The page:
Make A Simple Cardboard Mask
Over the last couple of years, the notion of wearing a mask has taken on an altogether different meaning. Much more fun, and far less controversial, these animal masks are perfect for playing dress-up at home or adding to a fancy dress costume. They also look great hung up and displayed on children’s bedroom walls when not in use.
As with many of the projects shared here on KiddoCo, the masks can either be made by you for your children to wear and enjoy, or made with them as a creative activity you can enjoy together. Personally, I’d pick the latter, but you can bet I’m going to make an extra mask for myself while I’m helping and supervising their efforts.
You will need:
Medium-weight card (see below for suggestions)
Paint and paintbrush
Scraps of coloured paper or thin card
Hole punch or large needle
Elastic or thin ribbon
My two favourite sources of cardboard for this kind of project are empty cereal boxes and used hardback envelopes. The envelope card is thicker – perfect for giving the masks extra strength, but trickier to cut out. Cereal boxes are more flexible and easier to cut. If you want to compromise, cut out two identical shapes from the cereal box and stick them together for a double-strength mask.
Making the mask
Download and print your chosen mask template, or use our mask shapes as inspiration to draw your own if you don’t have a printer. Trace the mask onto cardboard and cut out. Use small, sharp scissors to cut out the eyeholes, too – this part is probably best done by an adult.
Add some colour
Now you have your basic mask shape, you need to add some colour. The easiest option is paint. You can use basic acrylic or poster paints, or any leftover emulsion from household DIY projects. (I always seem to have dozens of tester pots in the garage, and projects like this are a great way to use them up.) Brush a couple of coats onto your mask, allowing the first one to dry before you add the second.
Alternatively, you can use paper to colour the mask. Scraps of colourful tissue or poster paper stuck down with PVA craft glue will work, or if you want a patterned background, you could try using pieces of gift wrap.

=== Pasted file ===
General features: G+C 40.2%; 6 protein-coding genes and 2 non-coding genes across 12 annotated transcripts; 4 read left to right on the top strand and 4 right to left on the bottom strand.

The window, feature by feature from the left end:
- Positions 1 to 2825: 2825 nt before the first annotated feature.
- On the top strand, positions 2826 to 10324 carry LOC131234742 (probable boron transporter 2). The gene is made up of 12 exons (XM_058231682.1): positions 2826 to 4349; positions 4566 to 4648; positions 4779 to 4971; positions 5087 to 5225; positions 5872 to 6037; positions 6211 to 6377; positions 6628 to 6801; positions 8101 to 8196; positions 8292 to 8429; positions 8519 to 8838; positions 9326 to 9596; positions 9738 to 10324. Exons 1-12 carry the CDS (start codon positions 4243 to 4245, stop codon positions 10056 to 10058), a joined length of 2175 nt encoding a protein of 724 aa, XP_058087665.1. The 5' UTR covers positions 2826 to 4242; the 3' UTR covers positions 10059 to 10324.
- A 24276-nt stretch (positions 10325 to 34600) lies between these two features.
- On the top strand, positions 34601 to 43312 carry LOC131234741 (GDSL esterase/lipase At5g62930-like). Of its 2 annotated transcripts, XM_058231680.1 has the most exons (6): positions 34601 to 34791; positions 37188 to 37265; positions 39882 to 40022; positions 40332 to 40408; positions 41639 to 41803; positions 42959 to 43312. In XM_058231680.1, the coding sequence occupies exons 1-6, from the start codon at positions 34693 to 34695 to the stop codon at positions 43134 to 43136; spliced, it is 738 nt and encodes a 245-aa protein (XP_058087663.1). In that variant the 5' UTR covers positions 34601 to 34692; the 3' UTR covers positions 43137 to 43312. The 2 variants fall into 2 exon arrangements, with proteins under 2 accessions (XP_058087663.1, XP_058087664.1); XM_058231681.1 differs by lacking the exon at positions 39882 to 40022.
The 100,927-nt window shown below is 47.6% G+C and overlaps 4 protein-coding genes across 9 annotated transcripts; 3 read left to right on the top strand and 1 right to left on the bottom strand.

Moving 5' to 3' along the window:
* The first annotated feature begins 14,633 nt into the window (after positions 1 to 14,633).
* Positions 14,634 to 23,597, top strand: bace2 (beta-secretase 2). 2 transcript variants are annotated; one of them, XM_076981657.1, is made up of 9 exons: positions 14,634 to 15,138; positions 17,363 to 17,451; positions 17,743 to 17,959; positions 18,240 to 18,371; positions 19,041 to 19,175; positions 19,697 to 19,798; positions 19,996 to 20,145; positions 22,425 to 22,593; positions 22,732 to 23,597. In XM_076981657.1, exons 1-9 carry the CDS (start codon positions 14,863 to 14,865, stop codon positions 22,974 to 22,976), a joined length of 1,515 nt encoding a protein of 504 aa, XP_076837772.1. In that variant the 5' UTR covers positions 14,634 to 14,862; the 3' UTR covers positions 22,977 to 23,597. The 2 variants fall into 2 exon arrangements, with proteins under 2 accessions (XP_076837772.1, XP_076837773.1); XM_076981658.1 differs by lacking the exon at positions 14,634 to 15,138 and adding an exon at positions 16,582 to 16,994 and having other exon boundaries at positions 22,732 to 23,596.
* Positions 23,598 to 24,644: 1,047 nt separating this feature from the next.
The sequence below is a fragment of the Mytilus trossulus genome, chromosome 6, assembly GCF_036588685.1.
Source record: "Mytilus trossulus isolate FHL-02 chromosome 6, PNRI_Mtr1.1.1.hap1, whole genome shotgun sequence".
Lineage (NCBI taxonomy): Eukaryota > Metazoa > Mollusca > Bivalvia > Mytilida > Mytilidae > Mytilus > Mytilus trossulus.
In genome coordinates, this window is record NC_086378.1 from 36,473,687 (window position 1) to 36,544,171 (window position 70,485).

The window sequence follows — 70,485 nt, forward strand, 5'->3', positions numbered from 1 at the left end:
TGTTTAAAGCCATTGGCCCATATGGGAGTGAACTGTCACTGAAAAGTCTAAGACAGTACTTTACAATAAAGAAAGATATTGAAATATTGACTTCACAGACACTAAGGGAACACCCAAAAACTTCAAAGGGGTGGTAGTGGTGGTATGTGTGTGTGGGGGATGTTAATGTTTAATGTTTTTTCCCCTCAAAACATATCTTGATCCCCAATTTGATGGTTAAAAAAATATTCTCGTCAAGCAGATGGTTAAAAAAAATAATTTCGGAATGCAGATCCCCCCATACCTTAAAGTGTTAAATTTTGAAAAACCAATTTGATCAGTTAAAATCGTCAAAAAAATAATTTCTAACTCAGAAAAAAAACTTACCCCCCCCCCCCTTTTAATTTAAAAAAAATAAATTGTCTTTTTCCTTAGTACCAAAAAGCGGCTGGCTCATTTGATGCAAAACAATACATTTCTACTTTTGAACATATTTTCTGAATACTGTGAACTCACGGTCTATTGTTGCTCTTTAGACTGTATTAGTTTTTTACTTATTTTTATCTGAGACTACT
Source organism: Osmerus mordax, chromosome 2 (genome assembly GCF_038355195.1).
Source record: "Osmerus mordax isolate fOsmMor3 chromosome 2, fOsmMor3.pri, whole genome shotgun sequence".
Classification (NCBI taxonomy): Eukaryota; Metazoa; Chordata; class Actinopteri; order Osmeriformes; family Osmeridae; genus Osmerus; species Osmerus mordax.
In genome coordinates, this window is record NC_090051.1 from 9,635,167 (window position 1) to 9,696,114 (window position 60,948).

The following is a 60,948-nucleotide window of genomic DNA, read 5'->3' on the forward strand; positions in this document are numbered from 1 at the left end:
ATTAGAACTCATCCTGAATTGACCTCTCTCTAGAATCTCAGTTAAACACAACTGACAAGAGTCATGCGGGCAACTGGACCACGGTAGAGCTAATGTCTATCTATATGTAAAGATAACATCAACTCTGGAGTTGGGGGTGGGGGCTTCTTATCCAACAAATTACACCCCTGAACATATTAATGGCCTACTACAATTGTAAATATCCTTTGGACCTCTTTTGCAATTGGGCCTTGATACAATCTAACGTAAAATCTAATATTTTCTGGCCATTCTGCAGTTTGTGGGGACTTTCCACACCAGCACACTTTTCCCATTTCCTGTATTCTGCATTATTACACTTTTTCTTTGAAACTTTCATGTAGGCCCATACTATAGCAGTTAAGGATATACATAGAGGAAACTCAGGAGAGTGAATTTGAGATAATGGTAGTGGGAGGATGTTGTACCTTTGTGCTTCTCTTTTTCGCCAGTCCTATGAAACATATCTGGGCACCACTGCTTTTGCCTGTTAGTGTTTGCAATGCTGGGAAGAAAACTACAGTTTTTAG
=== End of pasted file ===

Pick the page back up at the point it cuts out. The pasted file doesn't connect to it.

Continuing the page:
Creating the details
To add facial features and detail to the mask, copy and cut out some of the basic shapes on our template from paper or thin card. If you’re looking for a learning opportunity along the way, talk about geometric shapes, like circles, triangles, ovals and rectangles, as you draw and cut out the different pieces. You can also add as many more of your own shapes as you like.
If you’re using plain sheets of thin card to make your decorations, brush on one or two coats of paint in colours which contrast or coordinate with your basic mask. You can obviously skip this step if you’re working with coloured card instead.
Putting it together
Once your mask and all of the pieces are dry, it’s time to start decorating. Gather together the pieces and start placing them on top of the mask. Add half circles to make ears, triangles for noses, circles for cheeks, and so on. Keep moving things around and adding more pieces until you’re happy with the way your mask looks, then grab the glue. You can use a glue stick here – it will dry more quickly – but for a stronger, longer-lasting finish, a basic PVA or craft glue is best. Stick each piece down, one at a time, then set your mask aside for an hour or so to dry.
Use a large needle or a hole punch to make a hole in each side of the mask. Thread a piece of elastic through one of the holes, and make a knot to hold it in place. Have your kiddo hold the mask over their face, then stretch the rest of the elastic around their head and back through the other hole. Check they can see through the eyeholes in the mask, and that it doesn’t feel too tight around their head, then knot the end of the elastic and cut off any excess.
If you want a slightly fancier finish, or don’t have any elastic to hand, you can use ribbon here instead. Thread a piece through each of the holes and knot to hold in place. You can then tie the ribbon ends together at the back of your child’s head to hold the mask in place.
And there you go – that’s your mask all finished and ready to wear. I love the simple, graphic look you get from using just these few, basic materials, as well as the challenge it provides to your child’s creativity working with fewer supplies. Set them the challenge yourself, and see what sort of magic they create.